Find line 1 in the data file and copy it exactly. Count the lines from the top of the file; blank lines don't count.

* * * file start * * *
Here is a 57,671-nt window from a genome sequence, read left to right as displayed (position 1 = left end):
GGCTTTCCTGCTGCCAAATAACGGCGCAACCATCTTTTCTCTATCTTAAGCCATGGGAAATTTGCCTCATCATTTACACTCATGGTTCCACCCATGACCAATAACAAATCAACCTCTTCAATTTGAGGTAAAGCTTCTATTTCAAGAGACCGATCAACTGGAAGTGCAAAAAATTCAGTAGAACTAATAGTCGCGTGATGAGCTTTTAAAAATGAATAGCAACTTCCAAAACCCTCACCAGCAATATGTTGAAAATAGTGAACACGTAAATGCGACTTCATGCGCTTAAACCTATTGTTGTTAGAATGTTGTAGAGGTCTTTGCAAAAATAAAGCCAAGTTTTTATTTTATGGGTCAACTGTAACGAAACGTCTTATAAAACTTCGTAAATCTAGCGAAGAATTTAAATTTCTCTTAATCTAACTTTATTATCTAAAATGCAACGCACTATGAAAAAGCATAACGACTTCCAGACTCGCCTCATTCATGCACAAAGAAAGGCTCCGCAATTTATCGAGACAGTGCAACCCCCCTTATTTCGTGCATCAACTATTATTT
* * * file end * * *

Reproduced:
Here is a 57,671-nt window from a genome sequence, read left to right as displayed (position 1 = left end):